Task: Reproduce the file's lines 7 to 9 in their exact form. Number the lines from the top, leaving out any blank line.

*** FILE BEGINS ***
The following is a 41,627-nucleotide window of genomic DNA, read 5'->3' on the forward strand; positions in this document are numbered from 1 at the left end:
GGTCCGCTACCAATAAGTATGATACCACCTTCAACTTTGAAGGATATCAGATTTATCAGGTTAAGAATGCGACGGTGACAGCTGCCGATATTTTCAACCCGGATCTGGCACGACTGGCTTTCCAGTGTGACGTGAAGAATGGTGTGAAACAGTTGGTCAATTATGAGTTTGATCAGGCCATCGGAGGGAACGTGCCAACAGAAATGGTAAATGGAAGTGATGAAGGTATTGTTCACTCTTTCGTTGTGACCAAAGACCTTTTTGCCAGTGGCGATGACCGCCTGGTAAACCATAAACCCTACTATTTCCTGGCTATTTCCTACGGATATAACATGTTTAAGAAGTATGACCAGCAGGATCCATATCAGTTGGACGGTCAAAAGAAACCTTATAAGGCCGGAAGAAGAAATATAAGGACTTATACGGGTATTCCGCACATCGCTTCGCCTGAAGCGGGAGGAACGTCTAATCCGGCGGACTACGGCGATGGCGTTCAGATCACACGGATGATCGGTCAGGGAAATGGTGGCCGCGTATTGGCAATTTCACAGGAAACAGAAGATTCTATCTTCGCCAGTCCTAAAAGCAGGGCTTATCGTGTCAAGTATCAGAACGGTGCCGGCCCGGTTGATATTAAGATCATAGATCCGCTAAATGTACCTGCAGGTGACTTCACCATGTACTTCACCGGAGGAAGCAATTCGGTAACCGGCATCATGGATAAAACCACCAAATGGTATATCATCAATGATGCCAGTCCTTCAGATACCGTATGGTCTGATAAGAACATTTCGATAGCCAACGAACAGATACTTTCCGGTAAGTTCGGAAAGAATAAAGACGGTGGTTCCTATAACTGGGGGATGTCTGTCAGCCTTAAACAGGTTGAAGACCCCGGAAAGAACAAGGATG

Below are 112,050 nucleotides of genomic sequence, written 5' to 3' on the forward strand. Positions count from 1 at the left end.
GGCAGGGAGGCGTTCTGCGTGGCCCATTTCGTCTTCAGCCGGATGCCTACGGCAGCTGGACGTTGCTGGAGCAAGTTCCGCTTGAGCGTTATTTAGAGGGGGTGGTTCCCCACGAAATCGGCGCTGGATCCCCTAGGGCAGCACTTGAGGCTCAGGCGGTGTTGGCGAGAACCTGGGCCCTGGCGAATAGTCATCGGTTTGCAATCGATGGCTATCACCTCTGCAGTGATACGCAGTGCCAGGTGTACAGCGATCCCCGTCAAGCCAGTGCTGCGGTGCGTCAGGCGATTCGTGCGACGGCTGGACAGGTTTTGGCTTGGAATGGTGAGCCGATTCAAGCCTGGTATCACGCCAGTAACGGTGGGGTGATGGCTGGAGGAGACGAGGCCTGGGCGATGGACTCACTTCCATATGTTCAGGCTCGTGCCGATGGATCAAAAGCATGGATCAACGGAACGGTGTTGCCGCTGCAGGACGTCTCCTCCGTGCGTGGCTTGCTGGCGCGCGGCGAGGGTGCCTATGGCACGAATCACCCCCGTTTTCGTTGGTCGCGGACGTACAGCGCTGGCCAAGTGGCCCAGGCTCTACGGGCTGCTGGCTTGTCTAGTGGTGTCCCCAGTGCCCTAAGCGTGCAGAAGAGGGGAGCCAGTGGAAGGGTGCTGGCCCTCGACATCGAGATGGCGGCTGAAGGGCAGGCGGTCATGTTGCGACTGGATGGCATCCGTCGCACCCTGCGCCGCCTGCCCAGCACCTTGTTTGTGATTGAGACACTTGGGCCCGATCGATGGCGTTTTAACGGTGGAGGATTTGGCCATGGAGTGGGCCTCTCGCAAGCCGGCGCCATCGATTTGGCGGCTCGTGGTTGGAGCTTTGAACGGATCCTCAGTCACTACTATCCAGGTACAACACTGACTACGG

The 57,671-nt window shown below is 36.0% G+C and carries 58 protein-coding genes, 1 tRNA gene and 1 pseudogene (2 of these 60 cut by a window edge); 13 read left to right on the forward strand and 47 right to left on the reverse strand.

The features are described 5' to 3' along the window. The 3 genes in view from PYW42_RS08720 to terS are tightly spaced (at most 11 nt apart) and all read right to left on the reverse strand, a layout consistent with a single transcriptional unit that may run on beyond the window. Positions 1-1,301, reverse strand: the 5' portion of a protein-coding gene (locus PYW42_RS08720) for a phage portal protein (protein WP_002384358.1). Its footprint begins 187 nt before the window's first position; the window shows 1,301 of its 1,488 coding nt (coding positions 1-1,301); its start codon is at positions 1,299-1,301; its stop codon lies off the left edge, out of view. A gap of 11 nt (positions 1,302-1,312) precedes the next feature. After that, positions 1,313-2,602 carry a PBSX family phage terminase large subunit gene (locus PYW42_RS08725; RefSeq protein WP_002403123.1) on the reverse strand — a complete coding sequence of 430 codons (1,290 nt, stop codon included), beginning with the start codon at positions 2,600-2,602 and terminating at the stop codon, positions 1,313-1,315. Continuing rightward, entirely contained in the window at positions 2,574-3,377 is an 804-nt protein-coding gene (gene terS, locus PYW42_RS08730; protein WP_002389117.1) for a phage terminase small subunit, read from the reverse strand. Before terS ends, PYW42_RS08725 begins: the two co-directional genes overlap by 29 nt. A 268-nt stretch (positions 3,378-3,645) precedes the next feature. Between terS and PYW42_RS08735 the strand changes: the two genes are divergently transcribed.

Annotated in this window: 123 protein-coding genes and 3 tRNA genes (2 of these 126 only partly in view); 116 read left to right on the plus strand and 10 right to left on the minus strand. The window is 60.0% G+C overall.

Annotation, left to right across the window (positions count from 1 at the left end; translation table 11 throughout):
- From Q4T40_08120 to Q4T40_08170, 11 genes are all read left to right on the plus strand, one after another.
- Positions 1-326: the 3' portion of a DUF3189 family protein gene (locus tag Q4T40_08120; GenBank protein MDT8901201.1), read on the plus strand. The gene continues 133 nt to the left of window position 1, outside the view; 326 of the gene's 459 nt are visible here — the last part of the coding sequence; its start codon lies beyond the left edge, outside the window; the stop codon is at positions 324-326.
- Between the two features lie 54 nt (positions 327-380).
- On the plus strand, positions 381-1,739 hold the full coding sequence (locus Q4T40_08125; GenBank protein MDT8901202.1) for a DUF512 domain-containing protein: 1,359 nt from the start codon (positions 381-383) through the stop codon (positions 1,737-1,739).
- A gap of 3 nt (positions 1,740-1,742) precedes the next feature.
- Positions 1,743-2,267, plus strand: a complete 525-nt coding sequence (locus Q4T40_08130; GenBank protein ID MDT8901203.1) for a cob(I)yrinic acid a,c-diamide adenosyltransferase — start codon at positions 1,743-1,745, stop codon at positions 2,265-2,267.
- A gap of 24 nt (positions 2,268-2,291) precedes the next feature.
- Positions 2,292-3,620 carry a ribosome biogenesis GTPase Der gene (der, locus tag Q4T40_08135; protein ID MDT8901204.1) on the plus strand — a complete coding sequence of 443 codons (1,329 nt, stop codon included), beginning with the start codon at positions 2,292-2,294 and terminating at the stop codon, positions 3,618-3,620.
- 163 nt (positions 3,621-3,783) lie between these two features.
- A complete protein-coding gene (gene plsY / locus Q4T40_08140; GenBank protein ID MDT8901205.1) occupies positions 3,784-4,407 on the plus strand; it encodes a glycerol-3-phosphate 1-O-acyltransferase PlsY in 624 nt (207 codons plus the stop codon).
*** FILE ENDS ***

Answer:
Annotated in this window: 123 protein-coding genes and 3 tRNA genes (2 of these 126 only partly in view); 116 read left to right on the plus strand and 10 right to left on the minus strand. The window is 60.0% G+C overall.

Annotation, left to right across the window (positions count from 1 at the left end; translation table 11 throughout):
- From Q4T40_08120 to Q4T40_08170, 11 genes are all read left to right on the plus strand, one after another.